Baby catch

Vadnais Heights fire technician Dustin Kalis, who moonlights as North St. Paul's assistant fire chief, caught a baby dropped from a second-floor balcony during a fire April 22. A bystander took a video of the rescue.

NORTH ST. PAUL — It's something that's usually only seen in the movies.

One of Vadnais Heights' full-time fire technicians, who moonlights as North St. Paul's assistant fire chief, caught a baby dropped from a second-floor balcony in a pink blanket during a fire April 22.

Dustin Kalis was the first one on the scene to a fire at an apartment complex at 2045 Seventh Avenue E. Sunday afternoon; he came straight from his North St. Paul home in a chief vehicle.

Kalis began giving orders to incoming engines from North St. Paul, Maplewood and Oakdale as smoke billowed out of a first-floor apartment window. 

“As I was helping crews get ready on the side of the building where we were going to go in, I heard someone call for help,” Kalis remembered. “I looked up and saw a dad coming out with a small child in his arms. He looked obviously very panicked.” 

Kalis told the man on the second-floor balcony about 12 to 15 feet high not to jump but use the stairs. However, the man came back and said it was too smokey.

“I got underneath the balcony and he dropped her down,” Kalis said. Firefighters then coached the man how to jump from the balcony.

Catching a baby in mid-air isn't something that is in official firefighter training, Kalis said, but firefighters are taught how to react to crisis situations.

“I've heard about it before but never experienced it in my time on the fire department,” he noted. “It's pretty unusual — you see about it in the movies.” 

If the balcony had been any higher, the crews may have used a ladder to rescue the father and baby instead. However, catching the baby got the family to safety faster, Kalis noted.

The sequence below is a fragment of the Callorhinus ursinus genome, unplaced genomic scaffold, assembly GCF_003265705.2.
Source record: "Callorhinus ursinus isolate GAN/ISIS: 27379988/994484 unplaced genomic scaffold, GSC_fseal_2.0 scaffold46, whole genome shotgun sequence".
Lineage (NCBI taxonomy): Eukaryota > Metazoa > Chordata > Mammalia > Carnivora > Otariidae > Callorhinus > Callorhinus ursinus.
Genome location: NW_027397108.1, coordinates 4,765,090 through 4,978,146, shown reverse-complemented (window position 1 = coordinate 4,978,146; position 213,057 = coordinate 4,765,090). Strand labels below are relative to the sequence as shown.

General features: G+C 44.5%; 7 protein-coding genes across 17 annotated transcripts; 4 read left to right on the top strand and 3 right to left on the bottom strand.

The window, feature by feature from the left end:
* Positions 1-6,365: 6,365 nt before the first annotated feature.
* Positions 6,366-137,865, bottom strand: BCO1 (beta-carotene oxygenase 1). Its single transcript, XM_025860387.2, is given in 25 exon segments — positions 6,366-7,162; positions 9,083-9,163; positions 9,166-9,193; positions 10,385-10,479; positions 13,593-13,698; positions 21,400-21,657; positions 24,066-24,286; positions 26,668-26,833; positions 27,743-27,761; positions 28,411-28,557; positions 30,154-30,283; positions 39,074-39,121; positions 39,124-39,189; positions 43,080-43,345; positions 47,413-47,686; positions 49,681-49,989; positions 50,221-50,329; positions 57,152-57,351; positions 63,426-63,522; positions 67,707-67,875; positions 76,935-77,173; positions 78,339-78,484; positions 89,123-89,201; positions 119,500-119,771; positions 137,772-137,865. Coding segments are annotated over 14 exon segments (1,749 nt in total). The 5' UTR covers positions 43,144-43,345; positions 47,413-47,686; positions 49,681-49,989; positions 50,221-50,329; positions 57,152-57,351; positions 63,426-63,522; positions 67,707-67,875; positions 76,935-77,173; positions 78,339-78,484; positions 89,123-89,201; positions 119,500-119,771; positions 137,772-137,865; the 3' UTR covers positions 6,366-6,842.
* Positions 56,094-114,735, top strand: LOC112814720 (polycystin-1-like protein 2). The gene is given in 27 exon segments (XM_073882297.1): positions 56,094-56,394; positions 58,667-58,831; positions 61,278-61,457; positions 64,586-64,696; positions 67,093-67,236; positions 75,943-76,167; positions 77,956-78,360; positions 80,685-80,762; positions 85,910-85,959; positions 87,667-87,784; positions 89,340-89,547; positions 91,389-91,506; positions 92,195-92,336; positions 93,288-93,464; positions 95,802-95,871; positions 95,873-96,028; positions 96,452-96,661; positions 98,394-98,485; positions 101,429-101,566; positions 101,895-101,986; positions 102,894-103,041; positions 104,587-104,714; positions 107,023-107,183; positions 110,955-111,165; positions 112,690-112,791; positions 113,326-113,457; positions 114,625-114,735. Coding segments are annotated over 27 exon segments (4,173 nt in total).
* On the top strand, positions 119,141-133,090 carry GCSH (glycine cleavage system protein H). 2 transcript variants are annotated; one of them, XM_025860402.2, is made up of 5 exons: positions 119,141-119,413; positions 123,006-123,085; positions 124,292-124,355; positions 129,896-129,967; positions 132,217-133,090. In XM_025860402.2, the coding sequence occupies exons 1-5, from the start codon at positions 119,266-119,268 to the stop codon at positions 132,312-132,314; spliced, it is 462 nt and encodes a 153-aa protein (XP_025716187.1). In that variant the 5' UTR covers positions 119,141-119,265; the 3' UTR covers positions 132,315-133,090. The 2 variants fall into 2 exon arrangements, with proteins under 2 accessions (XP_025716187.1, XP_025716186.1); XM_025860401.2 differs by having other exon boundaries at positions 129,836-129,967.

No one was injured in the fire and two cats were also rescued, said North St. Paul Fire Chief Scott Duddeck. 

The fire started in a corner unit, likely due to unattended candles, Duddeck said. About 10 units in the 24-unit complex were damaged and the Red Cross is assisting any residents who need a place to stay until the units are fixed.

Duddeck said he was not surprised Kalis reacted quickly to make sure the baby and father got to safety.

“Dustin is someone that is entirely involved in the fire department form both our fire side and our medical response,” Duddeck said. Kalis is also active in the Ramsey County chief's association fire training program and trains new recruits for fire services, Duddeck added.

“The whole thing has been kind of surreal,” said Kalis, who was featured on ABC News due to the catch. He has been a firefighter with North St. Paul for almost 14 years. 

Kalis responds to fire calls in Vadnais Heights during the weekday and also does inspections and plan reviews for fire alarms and permits in the city. He has worked in Vadnais Heights almost four years. He also coordinates the Vadnais Heights Fire Department training. 

He said maybe in the future firefighters will have a training drill on catching small children from balconies.

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